The humble sport wagon has never seen much love in the US. Low, long practical cars with big engines capable of big speeds have never captivated the minds of many here, and so when Porsche announced the Panamera Sport Turismo at the New York Auto Show in 2017, I was frankly astonished that it promised to sell the thing here. And now, a year later, here it is.
The Sport Turismo flavor of the Panamera adds a few key inches to the rear roofline, creating a more upright silhouette than the base car. Call it a sport wagon, call it a shooting brake, hell you can call it Nancy if you want -- those few added inches create a stunning shape that will turn heads. And, as I would learn, when this car is paired with the outrageously fast and yet strikingly frugal plug-in hybrid powertrain, the $188,400 Panamera Turbo S E-Hybrid Sport Turismo is a nigh-unbeatable combination.
The Panamera is the closest thing to a sedan that Porsche makes, a front-engine, four-door hatchback that caused many loyalists to call blasphemy when it was launched in 2009. Somewhat ungainly styling in that first generation didn't help the car's case, but few questioned its performance capabilities.
The new Panamera, unveiled in 2016, did much to silence the critics of its visual design, but it's the Sport Turismo variation that really clicked with me. I am, you see, an owner of a couple of dogs, and I want nothing more than to load up the pups and a bunch of gear and head into the hills on the weekend. And you can be sure I'll be taking the twistiest route I can find.
Being frugal by nature, however, I confess that I'd struggle to load a pair of muddy, post-hike pups into a $210,940 as-configured car. Beyond that, Sport Turismo isn't exactly a leap forward over the base Panamera when it comes to practicality. That extra room in the rear only adds 5 cubic feet of cargo space, and of course that's all up high. So it's more about the look, then, plus a little more headroom for your back-seat passengers.
Even so, the Sport Turismo successfully swallowed enough luggage for my in-laws' three-month trip abroad, the only complication was having to move the car's massive onboard charger. Once everything was loaded, the Sport Turismo became exactly the kind of car you'll want to slot into after stepping off an endless series of flights.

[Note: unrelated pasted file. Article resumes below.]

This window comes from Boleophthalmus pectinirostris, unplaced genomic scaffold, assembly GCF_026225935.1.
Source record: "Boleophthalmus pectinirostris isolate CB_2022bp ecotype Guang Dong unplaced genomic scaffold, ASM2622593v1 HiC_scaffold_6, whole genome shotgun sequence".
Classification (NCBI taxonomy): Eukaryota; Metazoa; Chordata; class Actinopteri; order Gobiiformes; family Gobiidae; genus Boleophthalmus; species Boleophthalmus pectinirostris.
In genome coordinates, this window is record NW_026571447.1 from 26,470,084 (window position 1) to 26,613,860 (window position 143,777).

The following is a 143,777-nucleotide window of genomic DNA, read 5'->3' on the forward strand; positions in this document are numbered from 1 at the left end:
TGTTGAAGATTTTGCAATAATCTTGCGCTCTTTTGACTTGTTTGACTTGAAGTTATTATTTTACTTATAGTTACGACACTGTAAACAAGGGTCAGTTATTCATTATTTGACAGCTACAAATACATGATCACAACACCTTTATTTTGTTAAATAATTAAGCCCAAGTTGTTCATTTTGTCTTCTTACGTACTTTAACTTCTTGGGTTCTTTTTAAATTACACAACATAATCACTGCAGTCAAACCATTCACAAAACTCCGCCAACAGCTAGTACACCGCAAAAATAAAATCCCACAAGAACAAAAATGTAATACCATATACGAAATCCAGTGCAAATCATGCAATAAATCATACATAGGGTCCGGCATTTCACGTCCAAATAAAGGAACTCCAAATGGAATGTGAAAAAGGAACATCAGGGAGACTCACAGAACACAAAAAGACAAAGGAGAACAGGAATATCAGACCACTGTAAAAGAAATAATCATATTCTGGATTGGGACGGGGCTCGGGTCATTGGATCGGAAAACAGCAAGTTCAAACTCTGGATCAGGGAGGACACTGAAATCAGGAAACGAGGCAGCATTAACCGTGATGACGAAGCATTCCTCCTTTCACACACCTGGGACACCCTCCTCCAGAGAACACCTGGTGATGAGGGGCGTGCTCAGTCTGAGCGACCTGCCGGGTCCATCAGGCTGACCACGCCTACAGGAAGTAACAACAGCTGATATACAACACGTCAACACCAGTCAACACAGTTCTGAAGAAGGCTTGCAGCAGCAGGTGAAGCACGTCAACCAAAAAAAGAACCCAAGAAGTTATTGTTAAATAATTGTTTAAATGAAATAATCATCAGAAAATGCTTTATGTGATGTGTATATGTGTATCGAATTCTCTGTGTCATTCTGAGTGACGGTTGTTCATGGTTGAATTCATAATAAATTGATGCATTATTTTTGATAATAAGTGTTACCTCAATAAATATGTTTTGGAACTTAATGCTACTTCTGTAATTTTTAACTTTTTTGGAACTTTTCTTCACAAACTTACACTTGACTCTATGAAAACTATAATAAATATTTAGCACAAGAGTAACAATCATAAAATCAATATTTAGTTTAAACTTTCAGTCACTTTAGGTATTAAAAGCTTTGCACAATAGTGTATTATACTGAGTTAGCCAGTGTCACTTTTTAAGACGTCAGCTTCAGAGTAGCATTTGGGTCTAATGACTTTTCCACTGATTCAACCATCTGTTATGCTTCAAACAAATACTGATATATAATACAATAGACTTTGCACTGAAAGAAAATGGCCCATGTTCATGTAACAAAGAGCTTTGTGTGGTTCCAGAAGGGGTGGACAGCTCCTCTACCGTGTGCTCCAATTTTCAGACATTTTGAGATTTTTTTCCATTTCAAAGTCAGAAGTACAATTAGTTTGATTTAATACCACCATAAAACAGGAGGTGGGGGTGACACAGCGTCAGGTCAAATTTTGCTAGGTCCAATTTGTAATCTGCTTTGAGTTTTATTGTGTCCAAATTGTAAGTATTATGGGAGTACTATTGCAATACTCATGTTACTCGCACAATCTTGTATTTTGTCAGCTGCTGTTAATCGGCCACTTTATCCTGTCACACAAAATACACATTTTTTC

The front seats are comfortable yet supportive enough for spirited driving, and the (optional) massage makes really long hauls more bearable. The rear seats are relaxed and enveloping, and a separate touchscreen infotainment interface ensures passengers back there can still be in control.
Really, though, in a car like this, you'll want to be in the driver's seat.
It's rare that I focus too much on fuel efficiency when reviewing a car that costs in excess of $200,000, but I'm going to start there because it's part of what makes this machine so special. The Panamera Turbo S E-Hybrid Sport Turismo is rated for a frankly astounding 49 miles per gallon equivalent. This from an all-wheel-drive car that delivers 680 horsepower from its combination of a 4.0-liter, twin-turbocharged V8 and electric motors.
Granted, you won't see anywhere near that mpg figure if you're attempting to match the car's rated 3.2-second 0-to-60 time, but if you make good use of the 20 miles of all-electric range offered by the 14.1 kilowatt-hour battery pack, you'll find this to be a surprisingly frugal companion.
I did my best to resist, but with frequent dips into the go pedal during my week of testing, I averaged 27 mpg. Yes, that's far short of the maximum, but far better than any other car I've ever tested offering this kind of performance. It's a full 10 higher than we saw on the.